Who do I say that I Am?

27 August 2017 ~ St. Monica Feast Day ~ Father Ron Moses

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Gospel: Matthew 16:13-20~ Jesus said to them, “But who do you say that I am?” 

How well do we answer the questions posed by Jesus?

Who is Jesus for you? Who are you?

Jesus asks many questions, but very few really answer them. Sure, Simon answers the question, but the credit doesn’t go to Simon. Jesus tells him, “Blessed are you, Simon son of Jonah. For flesh and blood has not revealed this to you, but my heavenly Father.”

Who do people say I Am?

Some say the Christ, Lord, Savior, miracle worker, story teller, prophet, servant, healer, teacher, etc. All of these are correct. Simon Peter said, “You are the Christ, the son of the living God!” But what does it mean? In order to answer this question, I believe we need to ask ourselves, “Who am I?” Jesus could only ask his question because he knew who he was. Do you really know who you are as saint and sinner?

Unless we have experienced Jesus loving us in our weakness and failures, we may never understand who Jesus is… or who we are.

Who is the Jesus of your journey?

For all of us, may I suggest that Jesus is the one who washes our feet? This probably makes all of us uncomfortable. Imagine that we are in the upper room for the last supper as one of the apostles or servants. Unexpectedly, Jesus begins to wash your feet.

Breathe in…     Breathe out…

Sensing your dismay and fear, Jesus places his hand on your knee and says, “Do you know what these years together have meant to me? You were being held even when you didn’t believe I was holding you my friend.”

You sense tears rolling down your cheeks. “But Lord, my sins, my repeated failures, my weaknesses…”

Jesus gently interrupts by saying your name, “I understand. Beloved, I expected more failure than you expected yourself.” Jesus smiled. “And you always came back. Nothing pleases me as much as when you trust me, when you allow that my compassion is bigger than your sinfulness.”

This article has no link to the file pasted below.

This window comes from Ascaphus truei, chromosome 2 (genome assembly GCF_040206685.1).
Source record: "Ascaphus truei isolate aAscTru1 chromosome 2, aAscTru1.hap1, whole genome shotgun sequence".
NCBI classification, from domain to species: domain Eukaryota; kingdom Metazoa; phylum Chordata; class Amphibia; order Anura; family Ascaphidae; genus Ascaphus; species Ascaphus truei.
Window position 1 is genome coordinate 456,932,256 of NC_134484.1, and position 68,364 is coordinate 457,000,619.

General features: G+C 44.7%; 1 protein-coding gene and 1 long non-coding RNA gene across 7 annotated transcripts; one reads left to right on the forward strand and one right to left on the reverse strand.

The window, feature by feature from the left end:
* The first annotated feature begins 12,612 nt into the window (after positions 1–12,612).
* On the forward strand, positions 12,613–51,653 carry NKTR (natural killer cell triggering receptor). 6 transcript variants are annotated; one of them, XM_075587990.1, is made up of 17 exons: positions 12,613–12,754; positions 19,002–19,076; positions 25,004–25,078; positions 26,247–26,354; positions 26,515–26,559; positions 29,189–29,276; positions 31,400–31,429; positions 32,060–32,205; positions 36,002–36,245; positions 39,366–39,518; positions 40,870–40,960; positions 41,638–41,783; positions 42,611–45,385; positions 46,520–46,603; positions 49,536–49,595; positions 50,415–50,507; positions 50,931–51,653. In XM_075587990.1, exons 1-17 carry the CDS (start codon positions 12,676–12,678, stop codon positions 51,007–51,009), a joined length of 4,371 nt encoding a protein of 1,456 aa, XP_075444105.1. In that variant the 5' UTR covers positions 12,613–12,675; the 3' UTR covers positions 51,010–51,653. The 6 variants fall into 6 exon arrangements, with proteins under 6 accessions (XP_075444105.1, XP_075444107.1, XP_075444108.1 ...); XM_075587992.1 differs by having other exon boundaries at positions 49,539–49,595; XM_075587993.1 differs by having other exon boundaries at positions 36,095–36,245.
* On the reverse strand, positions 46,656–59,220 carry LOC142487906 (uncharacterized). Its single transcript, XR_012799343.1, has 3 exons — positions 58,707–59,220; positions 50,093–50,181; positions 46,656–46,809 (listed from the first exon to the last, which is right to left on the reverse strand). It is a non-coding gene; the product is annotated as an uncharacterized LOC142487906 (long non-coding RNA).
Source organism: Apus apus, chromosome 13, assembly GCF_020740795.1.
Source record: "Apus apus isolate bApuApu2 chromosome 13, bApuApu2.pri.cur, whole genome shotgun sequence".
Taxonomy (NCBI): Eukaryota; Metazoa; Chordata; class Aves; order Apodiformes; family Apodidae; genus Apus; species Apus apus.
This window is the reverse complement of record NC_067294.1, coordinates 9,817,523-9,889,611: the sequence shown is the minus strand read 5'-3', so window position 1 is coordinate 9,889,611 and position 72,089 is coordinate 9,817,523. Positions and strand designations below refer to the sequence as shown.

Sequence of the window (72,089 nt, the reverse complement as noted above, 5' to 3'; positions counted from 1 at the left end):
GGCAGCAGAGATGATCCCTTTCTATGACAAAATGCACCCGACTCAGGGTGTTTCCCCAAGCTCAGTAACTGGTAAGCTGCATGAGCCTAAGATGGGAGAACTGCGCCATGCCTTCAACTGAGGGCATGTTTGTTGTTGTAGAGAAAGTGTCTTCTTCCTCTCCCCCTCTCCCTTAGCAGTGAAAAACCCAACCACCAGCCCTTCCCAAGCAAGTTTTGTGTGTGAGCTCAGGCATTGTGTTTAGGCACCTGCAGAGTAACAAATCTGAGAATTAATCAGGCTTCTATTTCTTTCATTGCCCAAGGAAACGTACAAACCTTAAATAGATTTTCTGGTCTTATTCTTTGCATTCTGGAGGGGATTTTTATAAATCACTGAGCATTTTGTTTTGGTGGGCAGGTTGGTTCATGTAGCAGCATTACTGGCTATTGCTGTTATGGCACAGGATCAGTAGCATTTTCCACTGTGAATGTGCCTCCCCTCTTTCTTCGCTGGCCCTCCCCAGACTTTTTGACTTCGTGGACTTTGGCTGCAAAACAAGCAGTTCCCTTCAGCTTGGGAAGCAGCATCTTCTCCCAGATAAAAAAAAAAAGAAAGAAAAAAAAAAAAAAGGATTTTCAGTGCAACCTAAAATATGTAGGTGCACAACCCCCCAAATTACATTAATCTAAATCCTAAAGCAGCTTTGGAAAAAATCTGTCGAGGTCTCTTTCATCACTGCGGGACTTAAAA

But you protest, “But Jesus, what about my irritating character defects—the boasting, the inflating of the truth, the pretense of being prayerful and holy, the impatience with people, and all the times I drank to excess or lust got the better of me?”

Jesus looks into your eyes, “What you are saying is true. But your love for me has never wavered. Your heart has remained pure. What’s more, even in the darkness and confusion, you’ve always done something that overshadowed all the rest. You were kind to sinners.”

“Now I’ll go.” Jesus says, “I’ve washed your feet. Do the same for others. Serve my people humbly and lovingly. You will find happiness if you do. Peace my friend.”

So who are you Jesus? You, Jesus, are the one who wash my feet. You are faithful to me when I am unfaithful to you. You welcome all people, especially sinners, into your loving arms. There are no exceptions. You help me to carry my cross like Simon. You wipe my face like Veronica. You never give up on anyone. You are all compassionate, joyful, kind, merciful and faithful.

You, Jesus, ask me who I am?

 

I am a flower quickly fading, here today and gone tomorrow, a wave tossed in the ocean, a vapor in the wind. Still You hear me when I’m calling, Lord, you catch me when I’m falling. And You’ve told me who I am. (Song by Casting Crowns)

 

I am yours. I am yours!

Who shall I fear? Who shall I fear? ‘Cause I am yours. I am yours.

I am precious in the eyes of God, the Father.

I am precious in the eyes of Jesus and his community.

I am Good News! Amazing!!!!

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(Reflection on washing of feet adapted from Brennan Manning, A Glimpse of Jesus: the stranger to Self-Hatred (HarperCollins Publishers, New York), chapter 2, pp 23-50)

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